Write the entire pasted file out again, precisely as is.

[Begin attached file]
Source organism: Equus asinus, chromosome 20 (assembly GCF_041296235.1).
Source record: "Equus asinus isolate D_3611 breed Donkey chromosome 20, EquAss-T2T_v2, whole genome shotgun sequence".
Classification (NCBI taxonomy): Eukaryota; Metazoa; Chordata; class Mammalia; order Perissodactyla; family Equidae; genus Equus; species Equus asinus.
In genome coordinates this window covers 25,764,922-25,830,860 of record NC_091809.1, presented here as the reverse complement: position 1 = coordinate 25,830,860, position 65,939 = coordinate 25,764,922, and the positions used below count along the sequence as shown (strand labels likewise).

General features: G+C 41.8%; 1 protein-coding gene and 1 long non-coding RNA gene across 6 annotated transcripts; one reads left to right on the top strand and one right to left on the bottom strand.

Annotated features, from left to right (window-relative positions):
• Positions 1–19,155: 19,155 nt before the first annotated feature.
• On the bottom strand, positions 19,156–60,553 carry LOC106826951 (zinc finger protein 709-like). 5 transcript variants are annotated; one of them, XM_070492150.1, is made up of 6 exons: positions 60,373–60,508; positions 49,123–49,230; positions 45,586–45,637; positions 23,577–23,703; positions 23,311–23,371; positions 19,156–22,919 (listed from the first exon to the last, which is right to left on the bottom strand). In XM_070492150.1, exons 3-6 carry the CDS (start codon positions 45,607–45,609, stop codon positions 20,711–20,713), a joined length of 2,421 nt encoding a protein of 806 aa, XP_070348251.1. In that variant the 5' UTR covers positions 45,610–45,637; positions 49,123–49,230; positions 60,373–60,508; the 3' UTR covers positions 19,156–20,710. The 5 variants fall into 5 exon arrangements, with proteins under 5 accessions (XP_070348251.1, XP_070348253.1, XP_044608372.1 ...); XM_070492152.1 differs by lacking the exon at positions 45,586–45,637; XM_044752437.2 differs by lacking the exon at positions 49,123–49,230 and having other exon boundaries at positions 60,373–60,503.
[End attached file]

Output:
Source organism: Equus asinus, chromosome 20 (assembly GCF_041296235.1).
Source record: "Equus asinus isolate D_3611 breed Donkey chromosome 20, EquAss-T2T_v2, whole genome shotgun sequence".
Classification (NCBI taxonomy): Eukaryota; Metazoa; Chordata; class Mammalia; order Perissodactyla; family Equidae; genus Equus; species Equus asinus.
In genome coordinates this window covers 25,764,922-25,830,860 of record NC_091809.1, presented here as the reverse complement: position 1 = coordinate 25,830,860, position 65,939 = coordinate 25,764,922, and the positions used below count along the sequence as shown (strand labels likewise).

General features: G+C 41.8%; 1 protein-coding gene and 1 long non-coding RNA gene across 6 annotated transcripts; one reads left to right on the top strand and one right to left on the bottom strand.

Annotated features, from left to right (window-relative positions):
• Positions 1–19,155: 19,155 nt before the first annotated feature.
• On the bottom strand, positions 19,156–60,553 carry LOC106826951 (zinc finger protein 709-like). 5 transcript variants are annotated; one of them, XM_070492150.1, is made up of 6 exons: positions 60,373–60,508; positions 49,123–49,230; positions 45,586–45,637; positions 23,577–23,703; positions 23,311–23,371; positions 19,156–22,919 (listed from the first exon to the last, which is right to left on the bottom strand). In XM_070492150.1, exons 3-6 carry the CDS (start codon positions 45,607–45,609, stop codon positions 20,711–20,713), a joined length of 2,421 nt encoding a protein of 806 aa, XP_070348251.1. In that variant the 5' UTR covers positions 45,610–45,637; positions 49,123–49,230; positions 60,373–60,508; the 3' UTR covers positions 19,156–20,710. The 5 variants fall into 5 exon arrangements, with proteins under 5 accessions (XP_070348251.1, XP_070348253.1, XP_044608372.1 ...); XM_070492152.1 differs by lacking the exon at positions 45,586–45,637; XM_044752437.2 differs by lacking the exon at positions 49,123–49,230 and having other exon boundaries at positions 60,373–60,503.